- Sikeston singer moves on with 'The Voice' (10/16/17)
- Past Rowdy the Redhawk mascot's identity revealed (10/15/17)
- Police chief, council: Cape Girardeau faces growing gun violence (10/17/17)4
- Politics to profits: Brothers launch new investing concept on Wall Street (10/19/17)1
- Developer asks court to OK tax district board for improvements near Hobby Lobby (10/17/17)4
- Load shift kills Jackson trucker (10/17/17)1
- The last person to be laid to rest at Old Lorimier Cemetery: Mary Russell Fox (10/17/17)2
- Cape Christian School burglarized (10/18/17)
- Food Giant in Chaffee is robbed (10/17/17)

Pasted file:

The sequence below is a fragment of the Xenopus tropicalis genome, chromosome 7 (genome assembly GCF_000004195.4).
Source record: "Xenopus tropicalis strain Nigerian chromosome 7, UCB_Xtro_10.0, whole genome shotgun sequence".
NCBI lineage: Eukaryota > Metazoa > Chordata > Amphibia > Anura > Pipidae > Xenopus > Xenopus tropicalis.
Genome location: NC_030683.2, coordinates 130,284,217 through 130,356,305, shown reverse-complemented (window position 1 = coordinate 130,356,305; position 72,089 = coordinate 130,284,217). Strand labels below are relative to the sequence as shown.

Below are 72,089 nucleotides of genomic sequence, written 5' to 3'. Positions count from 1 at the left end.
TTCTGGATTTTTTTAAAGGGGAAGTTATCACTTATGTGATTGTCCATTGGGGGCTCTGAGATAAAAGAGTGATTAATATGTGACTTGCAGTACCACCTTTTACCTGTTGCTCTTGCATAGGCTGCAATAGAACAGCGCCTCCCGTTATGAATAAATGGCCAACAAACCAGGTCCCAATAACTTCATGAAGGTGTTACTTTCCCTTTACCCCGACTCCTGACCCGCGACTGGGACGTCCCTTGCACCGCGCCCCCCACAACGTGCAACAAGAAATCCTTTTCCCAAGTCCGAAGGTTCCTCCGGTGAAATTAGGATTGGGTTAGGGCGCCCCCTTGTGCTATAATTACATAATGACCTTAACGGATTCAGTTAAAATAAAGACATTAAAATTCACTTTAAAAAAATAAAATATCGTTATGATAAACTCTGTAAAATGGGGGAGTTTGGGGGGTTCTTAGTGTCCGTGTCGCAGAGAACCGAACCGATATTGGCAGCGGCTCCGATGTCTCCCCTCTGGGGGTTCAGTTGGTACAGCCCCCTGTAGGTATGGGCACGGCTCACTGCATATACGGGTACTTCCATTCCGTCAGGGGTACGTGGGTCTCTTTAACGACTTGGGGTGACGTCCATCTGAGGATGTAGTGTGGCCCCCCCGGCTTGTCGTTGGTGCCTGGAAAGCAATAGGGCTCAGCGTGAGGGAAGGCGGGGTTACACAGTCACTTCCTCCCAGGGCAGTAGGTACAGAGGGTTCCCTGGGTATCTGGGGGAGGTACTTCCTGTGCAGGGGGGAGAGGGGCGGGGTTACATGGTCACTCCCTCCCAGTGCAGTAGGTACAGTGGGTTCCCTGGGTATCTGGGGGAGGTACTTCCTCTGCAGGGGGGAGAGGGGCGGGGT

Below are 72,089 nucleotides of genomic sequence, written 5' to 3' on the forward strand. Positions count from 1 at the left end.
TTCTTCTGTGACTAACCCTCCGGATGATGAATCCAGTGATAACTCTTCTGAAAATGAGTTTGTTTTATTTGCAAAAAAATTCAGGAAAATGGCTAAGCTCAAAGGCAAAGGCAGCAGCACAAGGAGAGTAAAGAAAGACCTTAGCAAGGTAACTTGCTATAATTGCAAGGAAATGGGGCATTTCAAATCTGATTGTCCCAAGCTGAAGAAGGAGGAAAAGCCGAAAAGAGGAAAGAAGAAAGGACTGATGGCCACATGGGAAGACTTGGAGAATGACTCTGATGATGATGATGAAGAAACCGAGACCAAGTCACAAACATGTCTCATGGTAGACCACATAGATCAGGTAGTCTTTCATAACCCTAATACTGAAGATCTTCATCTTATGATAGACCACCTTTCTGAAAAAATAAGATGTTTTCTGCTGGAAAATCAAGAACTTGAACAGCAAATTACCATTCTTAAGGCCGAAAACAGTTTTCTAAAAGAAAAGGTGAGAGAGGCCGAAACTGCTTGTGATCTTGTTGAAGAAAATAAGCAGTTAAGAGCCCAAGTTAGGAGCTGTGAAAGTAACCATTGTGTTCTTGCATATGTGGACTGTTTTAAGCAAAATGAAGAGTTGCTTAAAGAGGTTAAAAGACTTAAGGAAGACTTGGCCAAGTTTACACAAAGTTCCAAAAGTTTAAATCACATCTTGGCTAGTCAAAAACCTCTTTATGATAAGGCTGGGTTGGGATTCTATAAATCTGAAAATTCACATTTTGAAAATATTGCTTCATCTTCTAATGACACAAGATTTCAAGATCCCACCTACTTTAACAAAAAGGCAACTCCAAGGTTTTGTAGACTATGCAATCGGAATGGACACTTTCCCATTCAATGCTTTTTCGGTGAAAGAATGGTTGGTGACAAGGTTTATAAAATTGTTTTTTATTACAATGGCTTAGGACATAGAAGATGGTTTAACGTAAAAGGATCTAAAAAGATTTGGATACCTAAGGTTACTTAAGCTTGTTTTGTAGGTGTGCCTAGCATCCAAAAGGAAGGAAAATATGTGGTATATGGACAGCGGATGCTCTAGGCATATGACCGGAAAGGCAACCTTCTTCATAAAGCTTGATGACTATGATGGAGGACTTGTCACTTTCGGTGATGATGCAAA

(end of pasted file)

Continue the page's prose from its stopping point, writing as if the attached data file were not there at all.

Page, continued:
- Owner of dinosaur relics demands new board of directors, business plan at Bollinger County Museum (10/17/17)
Study- garlic can block AIDS drug
WASHINGTON -- Garlic supplements, often taken in hopes of lowering cholesterol, can seriously interfere with drugs used to treat the AIDS virus, a new federal study concludes.
The study makes garlic the second popular herbal remedy found to interact dangerously with prescription drugs.
NIH researchers recruited 10 healthy volunteers who did not have HIV and gave them doses of an AIDS drug a protease inhibitor, which is a class of potent drugs credited with helping thousands of patients battle HIV and live longer lives.
The volunteers took the drug for three days, after which researchers tested the drug's level in their bloodstream. Then they took both the drug and garlic supplements for three weeks.
Blood levels of the medication dropped 51 percent when it was taken with garlic, the researchers reported. A drop that big in an HIV patient could cause treatment failure.